The company said the testing also showed that the PCP has a digestibility that is slightly lower than MCP but says it is in the same range as other feed phosphates and that there are also additional parameters considered for feed phosphates, such as price, total environmental impact, CO2 emissions and use of the manure.
EasyMining, which is owned by the waste management and recycling group, Ragn-Sells, has initiated another project in collaboration with and the Swedish National Veterinary Institute (SVA) that will assess the risk of the entire value chain for recycled feed phosphate.
The Lantmännen Research Foundation is also providing financial support for the initiative, which aims to influence and highlight the legislative obstacles that exist for recycled nutrients to the EU Commission.
"We believe and hope that the results of this project will be an important part of the work to open up legislation for feed originating from sewage. We want to show that ash from incinerated sewage sludge can be a safe raw material for phosphorus recovery by setting high demands on incineration," said Sara Stiernström, product manager at EasyMining.
Since Russia's invasion of Ukraine, Swedish agriculture has been hit hard by cost increases for important input materials such as phosphorus, noted the developer. Sweden is entirely dependent on other countries to meet its phosphorus needs in agriculture. Much of the phosphate mined and used in Europe today is imported from Russia and Morocco. In addition, extractable phosphates are a finite source, it said.
“If we are serious about creating a sustainable society, we must use the resources we have, over and over again, as often as possible. Therefore, this project becomes important to be able to meet the increasing demands for resource efficiency and Sweden's (and Europe's) path towards becoming more self-sufficient in phosphorus,” added Stiernström.
Protein Challenge Southeast Asia
Protein Challenge Southeast Asia is another nominee for the environmental award. It is rethinking the entire protein production system in the region.
Why does the region require such a focus? Well, according to Forum for the Future, the organization behind the project, global meat consumption has nearly doubled in the past 30 years from 174 to 337 million tons, and nowhere has this been more pronounced than in Asia, where demand rose by 63% between 2000 and 2019. That figure, by comparison, is less than 8% for North America, Europe, and Latin America.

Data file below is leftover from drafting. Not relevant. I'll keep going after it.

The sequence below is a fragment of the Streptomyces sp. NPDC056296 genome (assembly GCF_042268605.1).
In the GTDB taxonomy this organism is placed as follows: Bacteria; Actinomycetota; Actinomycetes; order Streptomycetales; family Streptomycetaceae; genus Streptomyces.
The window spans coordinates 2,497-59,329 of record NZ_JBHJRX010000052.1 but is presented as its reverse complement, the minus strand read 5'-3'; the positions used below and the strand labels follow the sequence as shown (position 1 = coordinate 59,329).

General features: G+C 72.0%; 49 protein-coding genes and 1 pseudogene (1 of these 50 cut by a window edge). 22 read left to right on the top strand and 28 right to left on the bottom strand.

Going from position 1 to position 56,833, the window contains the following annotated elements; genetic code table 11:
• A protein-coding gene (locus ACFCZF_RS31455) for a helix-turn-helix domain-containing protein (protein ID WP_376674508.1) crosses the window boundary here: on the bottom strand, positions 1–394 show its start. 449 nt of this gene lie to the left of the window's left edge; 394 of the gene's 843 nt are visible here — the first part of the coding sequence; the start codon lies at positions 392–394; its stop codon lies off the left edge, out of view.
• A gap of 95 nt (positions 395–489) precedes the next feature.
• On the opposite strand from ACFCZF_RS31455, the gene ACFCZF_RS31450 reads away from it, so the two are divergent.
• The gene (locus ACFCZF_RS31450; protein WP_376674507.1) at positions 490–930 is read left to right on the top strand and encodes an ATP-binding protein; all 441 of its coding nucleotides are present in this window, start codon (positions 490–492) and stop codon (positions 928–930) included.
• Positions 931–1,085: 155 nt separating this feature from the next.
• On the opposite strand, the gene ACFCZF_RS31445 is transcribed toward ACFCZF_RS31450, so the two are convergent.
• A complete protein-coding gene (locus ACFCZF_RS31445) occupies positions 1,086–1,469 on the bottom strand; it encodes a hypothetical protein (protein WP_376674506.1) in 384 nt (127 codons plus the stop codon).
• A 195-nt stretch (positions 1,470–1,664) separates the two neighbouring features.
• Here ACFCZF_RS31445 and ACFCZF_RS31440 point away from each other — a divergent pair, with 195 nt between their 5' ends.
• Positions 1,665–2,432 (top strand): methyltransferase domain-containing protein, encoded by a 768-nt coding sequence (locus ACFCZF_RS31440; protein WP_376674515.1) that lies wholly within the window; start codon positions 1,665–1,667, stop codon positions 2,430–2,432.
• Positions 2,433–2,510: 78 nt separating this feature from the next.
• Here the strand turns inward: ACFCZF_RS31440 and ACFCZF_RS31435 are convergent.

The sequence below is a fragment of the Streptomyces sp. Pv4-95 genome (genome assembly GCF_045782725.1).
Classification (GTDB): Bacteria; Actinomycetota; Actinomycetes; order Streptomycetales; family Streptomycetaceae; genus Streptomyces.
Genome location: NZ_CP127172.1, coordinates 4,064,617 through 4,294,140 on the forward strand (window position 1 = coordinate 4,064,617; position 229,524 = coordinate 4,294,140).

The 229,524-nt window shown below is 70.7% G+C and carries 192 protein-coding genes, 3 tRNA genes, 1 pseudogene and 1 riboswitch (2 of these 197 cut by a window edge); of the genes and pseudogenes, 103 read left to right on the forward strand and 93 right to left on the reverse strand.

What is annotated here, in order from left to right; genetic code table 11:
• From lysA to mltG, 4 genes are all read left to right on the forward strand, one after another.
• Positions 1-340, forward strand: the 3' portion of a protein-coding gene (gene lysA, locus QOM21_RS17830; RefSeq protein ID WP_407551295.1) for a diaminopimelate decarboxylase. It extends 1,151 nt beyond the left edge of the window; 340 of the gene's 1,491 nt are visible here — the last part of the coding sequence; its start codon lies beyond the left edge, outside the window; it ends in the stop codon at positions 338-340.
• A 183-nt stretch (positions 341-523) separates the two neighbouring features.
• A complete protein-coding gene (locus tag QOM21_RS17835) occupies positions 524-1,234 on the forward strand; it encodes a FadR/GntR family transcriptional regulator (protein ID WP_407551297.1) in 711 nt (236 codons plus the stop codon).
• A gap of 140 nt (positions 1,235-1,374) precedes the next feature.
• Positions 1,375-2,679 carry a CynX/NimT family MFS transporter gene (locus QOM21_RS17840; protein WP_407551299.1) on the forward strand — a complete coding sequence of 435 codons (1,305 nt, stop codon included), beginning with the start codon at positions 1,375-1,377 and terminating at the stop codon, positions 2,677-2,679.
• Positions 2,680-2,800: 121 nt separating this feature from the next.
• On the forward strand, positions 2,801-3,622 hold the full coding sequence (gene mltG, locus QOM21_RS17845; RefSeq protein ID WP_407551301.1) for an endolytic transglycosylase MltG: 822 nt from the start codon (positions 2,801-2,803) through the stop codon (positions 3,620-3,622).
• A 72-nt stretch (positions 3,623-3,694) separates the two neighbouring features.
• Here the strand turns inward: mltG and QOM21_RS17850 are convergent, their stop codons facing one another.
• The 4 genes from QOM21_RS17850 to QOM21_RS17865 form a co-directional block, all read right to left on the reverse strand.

The backbone of the Protein Challenge lies in bringing together and fostering ‘protein visionaries’— stakeholders who share a similar goal of what the region’s future food system could look like.
The visionaries are as diverse: farmers growing animal- and plant-based protein; food tech companies developing products derived from insects, microbes, and other alternative protein sources; investors; and policymakers. Their ranks also include affiliated entrepreneurs like Soil Social, who do not necessarily produce proteins per se but support their growth by helping to maintain healthy ecosystems.
“We need to scale up plant-based diets and reduce animal protein production and consumption significantly for reasons such as its carbon footprint, animal ethics, and antibiotic resistance,” explained Forum for the Future’s Madhumitha Ardhanari, who leads the initiative. “However, it would be too narrow to only look at plant-based and alternative proteins in a region where so many smallholder livelihoods are dependent on animal agriculture and where demand for animal protein—especially seafood—is increasing, both for consumption and export.”
Nigerian Cold chain company, ColdHubs Limited, won the 2022 Food Planet Prize for its 100% solar-powered cold storage facilities to preserve fruits and vegetables for more than 20 days. The African firm emerged the winner alongside Global Mangrove Alliance.